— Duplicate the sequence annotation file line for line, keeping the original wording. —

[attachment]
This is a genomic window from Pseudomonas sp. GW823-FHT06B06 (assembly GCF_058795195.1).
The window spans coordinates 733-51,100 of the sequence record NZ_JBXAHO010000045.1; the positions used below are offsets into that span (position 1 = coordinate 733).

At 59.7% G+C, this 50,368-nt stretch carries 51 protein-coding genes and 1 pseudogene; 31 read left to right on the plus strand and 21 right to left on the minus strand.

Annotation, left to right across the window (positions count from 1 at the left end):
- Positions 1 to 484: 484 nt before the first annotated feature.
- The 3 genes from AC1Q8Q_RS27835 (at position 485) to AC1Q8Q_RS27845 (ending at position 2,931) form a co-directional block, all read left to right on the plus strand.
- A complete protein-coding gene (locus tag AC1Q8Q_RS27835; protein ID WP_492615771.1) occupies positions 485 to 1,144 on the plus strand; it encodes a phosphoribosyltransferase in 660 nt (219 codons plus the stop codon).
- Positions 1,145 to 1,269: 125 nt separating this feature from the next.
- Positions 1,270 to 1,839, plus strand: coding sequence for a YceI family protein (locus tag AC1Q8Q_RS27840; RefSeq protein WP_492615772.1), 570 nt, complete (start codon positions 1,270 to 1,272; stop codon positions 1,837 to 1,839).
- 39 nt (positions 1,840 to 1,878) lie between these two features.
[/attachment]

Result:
This is a genomic window from Pseudomonas sp. GW823-FHT06B06 (assembly GCF_058795195.1).
The window spans coordinates 733-51,100 of the sequence record NZ_JBXAHO010000045.1; the positions used below are offsets into that span (position 1 = coordinate 733).

At 59.7% G+C, this 50,368-nt stretch carries 51 protein-coding genes and 1 pseudogene; 31 read left to right on the plus strand and 21 right to left on the minus strand.

Annotation, left to right across the window (positions count from 1 at the left end):
- Positions 1 to 484: 484 nt before the first annotated feature.
- The 3 genes from AC1Q8Q_RS27835 (at position 485) to AC1Q8Q_RS27845 (ending at position 2,931) form a co-directional block, all read left to right on the plus strand.
- A complete protein-coding gene (locus tag AC1Q8Q_RS27835; protein ID WP_492615771.1) occupies positions 485 to 1,144 on the plus strand; it encodes a phosphoribosyltransferase in 660 nt (219 codons plus the stop codon).
- Positions 1,145 to 1,269: 125 nt separating this feature from the next.
- Positions 1,270 to 1,839, plus strand: coding sequence for a YceI family protein (locus tag AC1Q8Q_RS27840; RefSeq protein WP_492615772.1), 570 nt, complete (start codon positions 1,270 to 1,272; stop codon positions 1,837 to 1,839).
- 39 nt (positions 1,840 to 1,878) lie between these two features.